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Old 07-27-2012, 10:12 PM   #1
greggreg66
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Default Poor equipment frustration!!

Why is it that so much equipment never works properly from the outset??

Buy a corny, lid doesn't fit. Get new lid, gas-in poppet never seats correctly (unless permanently connected). Build kegerator, connect taps, all works.... oh no, wait a minute, beer leaking through the thread (as in the top) of the liquid-out disconnect inside the fridge, beer leaks everywhere. I mean, come on man! Give me a break!!

Rant over!

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Old 07-27-2012, 10:30 PM   #2
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Deep breath.
Count to 10.
I bought 6 Cornies. 5 of them leak in one place or another.
It happens.
RDWHAHB.

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Old 07-27-2012, 10:45 PM   #3
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It's soooooooooooooooooo frustrating.

I can't believe I now have to use sealant tape (PTFE) on a valve!!! It's ridiculous!!! They cost enough, why can't they make them properly??

Ah well. Yet another DIY fix for tomorrow it is!!!

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Old 07-27-2012, 11:55 PM   #4
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You are experiencing the reason I quit selling used kegs. It reached the point where over 20% of what I was bringing in was junk or cosmetically so ugly that I was afraid to sell them.

Your should EXPECT issues when buying used kegs, even those sold as "refurbished"!!! The average used corny keg is over 30 years old and any amount of short term tests can't find all of the leakers, particularly the intermittent ones, that's why we gave up.

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Old 07-27-2012, 11:57 PM   #5
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You could try replacing ALL of the orings. Including the ones on the dip tubes.

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Old 07-28-2012, 01:19 AM   #6
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This. I bought a couple 100pk's of the dip + post tube O-Rings from McMaster (and also a 10pk of lid o-rings) -- so if I ever have the slightest DOUBT about the condition of one of my kegs, I proactively replace all of the O-Rings before I refill it.
(Sometimes I cheat, and just give the Lid O-Ring a soak in bleach, unless it is starting to look flattened.)

If you have no patience for equipment "issues", this might be a tough hobby for you. (Trust me, this is COMING from a guy who is cheap as all heck - but has very little patience for equipment issues! I swear up a storm every time I have to do anything with my beer. It's the beer itself that keeps me coming back!!! If this hobby didn't result in a fridge full of homebrew, I would have quit a long a$$ time ago!)

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Old 07-28-2012, 07:46 AM   #7
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I know what you mean Thargrav, they do always come with some issue, but it was the leaky brand new quick-disconnect that really took the biscuit! That's new and should be fine. I never realised the kegs could be that old though, explains a lot.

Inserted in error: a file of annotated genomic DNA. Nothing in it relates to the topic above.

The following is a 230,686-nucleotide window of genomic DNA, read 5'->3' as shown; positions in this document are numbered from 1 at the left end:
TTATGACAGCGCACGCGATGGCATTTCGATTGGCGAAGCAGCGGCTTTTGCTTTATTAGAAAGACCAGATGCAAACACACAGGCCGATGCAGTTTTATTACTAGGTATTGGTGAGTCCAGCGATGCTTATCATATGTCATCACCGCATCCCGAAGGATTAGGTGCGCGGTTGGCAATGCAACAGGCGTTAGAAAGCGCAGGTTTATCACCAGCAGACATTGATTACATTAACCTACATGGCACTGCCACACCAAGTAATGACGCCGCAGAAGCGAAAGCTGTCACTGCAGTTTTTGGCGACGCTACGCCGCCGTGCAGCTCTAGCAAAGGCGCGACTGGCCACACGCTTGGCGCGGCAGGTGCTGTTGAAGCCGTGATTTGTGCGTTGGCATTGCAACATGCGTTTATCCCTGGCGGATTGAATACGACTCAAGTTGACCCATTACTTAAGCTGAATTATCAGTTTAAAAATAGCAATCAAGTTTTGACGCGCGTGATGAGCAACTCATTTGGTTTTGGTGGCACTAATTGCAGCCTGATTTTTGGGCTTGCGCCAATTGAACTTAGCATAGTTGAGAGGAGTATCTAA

Anyway, it was just a bit of frustration let out after a few relaxing homebrews, haha! Glad I'm not the only one banging his head on a hall sometimes!

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Old 07-29-2012, 01:12 PM   #8
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*wall

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Old 07-29-2012, 01:44 PM   #9
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As a mechanic in a former life I can tell you that compressed gas will find any weakness in any system it is in. The best approach to this issue unfortunately is to assume that every connection is a potential leak and taking steps to prevent it proactively. That means limiting connections and getting rid of some ghee whizz stuff and using PTFE on every fitting and new o=rings on everything all the time. I keep a collection of fittings and o-rings in stash just in case I encounter a new leak when I am attempting to use the gear. It is super frustrating, but once you have a level of control you can maintain or improve your situation incrementally. Anywhere you have an o-ring connection you have a huge potential for a leak, lube and care are the best approaches to reducing this, but 100% elimination is never going to be long lasting due to the human element when assembling the gear and the wear and tear already on the gear. Patience and attention to the small details will help, but unfortunately this is part and parcel to using compressed gas in any application. No telling how many AC systems I have refilled and retested over the years, it happens...
Bob

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Old 07-29-2012, 01:52 PM   #10
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Also - Pick up a tube of clear Food Grade Lube - I got mine at a restaurant supply store for $3 for a giant industrial tube, way cheaper than the special 'keg lube' from the homebrew store. Mine says "McGlaughlin Oil Co." on it.

We used this stuff at the Dairy Queen that I worked at in high school -- all of the o-rings in the ice cream machines as well as the Misty slush machine were treated with the lube to keep leaks from popping up.

I put a thin coat on every O-ring on every keg I rebuild. Both dips, both posts, and the lid all get a coat of it. Then - any time I have a weak post spring causing gas leaks, I'll put some on the QD and some on the post, then I'll pop it on and off a few times to work the lube into the post seat surface. It's a life saver.

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